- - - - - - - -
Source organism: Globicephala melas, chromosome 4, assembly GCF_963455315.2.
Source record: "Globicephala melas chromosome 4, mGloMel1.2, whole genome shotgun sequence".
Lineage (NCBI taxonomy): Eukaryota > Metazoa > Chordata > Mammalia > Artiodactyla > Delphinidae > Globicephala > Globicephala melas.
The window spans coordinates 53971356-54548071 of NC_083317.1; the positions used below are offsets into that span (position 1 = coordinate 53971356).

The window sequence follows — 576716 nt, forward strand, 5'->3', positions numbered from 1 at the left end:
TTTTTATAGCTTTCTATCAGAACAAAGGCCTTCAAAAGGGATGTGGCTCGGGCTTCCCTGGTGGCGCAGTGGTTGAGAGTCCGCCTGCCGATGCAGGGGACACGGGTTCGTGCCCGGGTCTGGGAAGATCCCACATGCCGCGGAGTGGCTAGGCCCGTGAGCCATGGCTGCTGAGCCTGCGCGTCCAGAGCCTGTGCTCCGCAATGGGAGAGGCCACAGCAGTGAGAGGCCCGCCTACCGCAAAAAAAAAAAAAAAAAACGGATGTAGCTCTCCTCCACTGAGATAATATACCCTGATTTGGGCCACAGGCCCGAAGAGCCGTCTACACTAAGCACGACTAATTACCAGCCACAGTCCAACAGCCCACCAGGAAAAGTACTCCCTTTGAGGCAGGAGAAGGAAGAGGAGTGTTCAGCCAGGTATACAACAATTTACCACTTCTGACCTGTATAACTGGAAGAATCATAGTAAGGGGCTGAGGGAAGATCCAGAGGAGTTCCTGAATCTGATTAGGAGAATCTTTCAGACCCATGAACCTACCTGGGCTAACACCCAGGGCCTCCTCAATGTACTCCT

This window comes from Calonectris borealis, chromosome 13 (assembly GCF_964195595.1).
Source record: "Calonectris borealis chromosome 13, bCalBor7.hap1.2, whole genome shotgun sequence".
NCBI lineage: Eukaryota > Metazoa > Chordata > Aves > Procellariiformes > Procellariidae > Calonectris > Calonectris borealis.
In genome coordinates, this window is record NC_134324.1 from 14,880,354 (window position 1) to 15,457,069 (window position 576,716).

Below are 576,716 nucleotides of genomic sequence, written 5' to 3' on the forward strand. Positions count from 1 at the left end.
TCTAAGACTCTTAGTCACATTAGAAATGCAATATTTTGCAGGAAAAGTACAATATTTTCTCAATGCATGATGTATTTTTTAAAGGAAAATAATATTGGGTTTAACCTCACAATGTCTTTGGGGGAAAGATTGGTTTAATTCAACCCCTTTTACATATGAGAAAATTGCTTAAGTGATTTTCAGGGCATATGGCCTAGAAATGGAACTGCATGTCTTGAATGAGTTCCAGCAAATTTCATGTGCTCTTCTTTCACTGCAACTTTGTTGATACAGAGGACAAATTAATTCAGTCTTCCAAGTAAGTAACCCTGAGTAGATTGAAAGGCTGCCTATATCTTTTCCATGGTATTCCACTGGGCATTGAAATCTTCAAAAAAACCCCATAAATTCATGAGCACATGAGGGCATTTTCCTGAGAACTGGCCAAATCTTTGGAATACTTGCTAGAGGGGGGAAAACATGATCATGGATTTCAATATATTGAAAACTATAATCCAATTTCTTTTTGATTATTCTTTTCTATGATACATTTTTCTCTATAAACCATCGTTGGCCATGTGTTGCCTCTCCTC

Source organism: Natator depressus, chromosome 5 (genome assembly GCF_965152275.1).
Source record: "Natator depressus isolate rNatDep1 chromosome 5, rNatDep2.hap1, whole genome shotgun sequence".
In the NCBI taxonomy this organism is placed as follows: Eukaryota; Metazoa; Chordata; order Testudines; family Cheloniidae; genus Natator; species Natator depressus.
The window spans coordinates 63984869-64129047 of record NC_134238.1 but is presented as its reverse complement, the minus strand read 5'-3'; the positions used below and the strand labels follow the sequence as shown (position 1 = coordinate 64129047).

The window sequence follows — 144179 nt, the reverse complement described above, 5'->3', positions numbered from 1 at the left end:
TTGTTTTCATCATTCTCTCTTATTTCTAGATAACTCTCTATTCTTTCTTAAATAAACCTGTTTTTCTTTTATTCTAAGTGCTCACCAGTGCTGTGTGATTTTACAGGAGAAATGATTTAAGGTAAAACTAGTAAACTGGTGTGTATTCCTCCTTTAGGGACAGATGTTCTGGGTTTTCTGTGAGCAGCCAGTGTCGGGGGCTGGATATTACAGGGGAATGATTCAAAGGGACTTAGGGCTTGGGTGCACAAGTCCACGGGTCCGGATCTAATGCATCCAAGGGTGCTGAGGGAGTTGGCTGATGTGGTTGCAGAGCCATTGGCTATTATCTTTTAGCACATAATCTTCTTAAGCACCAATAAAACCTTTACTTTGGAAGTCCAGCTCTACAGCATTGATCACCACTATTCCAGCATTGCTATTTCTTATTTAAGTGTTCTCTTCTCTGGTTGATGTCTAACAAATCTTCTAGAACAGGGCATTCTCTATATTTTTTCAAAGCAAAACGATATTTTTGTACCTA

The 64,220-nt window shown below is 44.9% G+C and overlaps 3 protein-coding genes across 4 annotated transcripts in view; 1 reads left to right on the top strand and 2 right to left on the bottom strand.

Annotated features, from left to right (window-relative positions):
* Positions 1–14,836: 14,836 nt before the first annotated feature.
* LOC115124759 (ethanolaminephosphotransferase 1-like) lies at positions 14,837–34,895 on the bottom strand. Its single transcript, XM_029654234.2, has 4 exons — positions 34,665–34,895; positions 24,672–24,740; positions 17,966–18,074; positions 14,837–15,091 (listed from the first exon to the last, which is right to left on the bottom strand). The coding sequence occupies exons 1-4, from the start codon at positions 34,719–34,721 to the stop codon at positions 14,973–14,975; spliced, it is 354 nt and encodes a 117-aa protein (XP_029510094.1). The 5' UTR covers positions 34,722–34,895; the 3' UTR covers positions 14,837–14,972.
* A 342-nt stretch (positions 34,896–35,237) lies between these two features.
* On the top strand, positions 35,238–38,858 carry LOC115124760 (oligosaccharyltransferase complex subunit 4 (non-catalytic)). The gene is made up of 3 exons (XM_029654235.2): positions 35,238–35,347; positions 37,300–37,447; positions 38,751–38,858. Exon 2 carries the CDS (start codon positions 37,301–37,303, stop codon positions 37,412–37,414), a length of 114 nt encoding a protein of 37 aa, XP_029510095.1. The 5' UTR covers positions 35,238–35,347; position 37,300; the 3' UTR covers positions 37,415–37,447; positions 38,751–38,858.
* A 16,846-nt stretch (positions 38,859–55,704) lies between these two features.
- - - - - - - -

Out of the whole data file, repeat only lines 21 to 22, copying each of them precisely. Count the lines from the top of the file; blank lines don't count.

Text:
* Positions 1–14,836: 14,836 nt before the first annotated feature.
* LOC115124759 (ethanolaminephosphotransferase 1-like) lies at positions 14,837–34,895 on the bottom strand. Its single transcript, XM_029654234.2, has 4 exons — positions 34,665–34,895; positions 24,672–24,740; positions 17,966–18,074; positions 14,837–15,091 (listed from the first exon to the last, which is right to left on the bottom strand). The coding sequence occupies exons 1-4, from the start codon at positions 34,719–34,721 to the stop codon at positions 14,973–14,975; spliced, it is 354 nt and encodes a 117-aa protein (XP_029510094.1). The 5' UTR covers positions 34,722–34,895; the 3' UTR covers positions 14,837–14,972.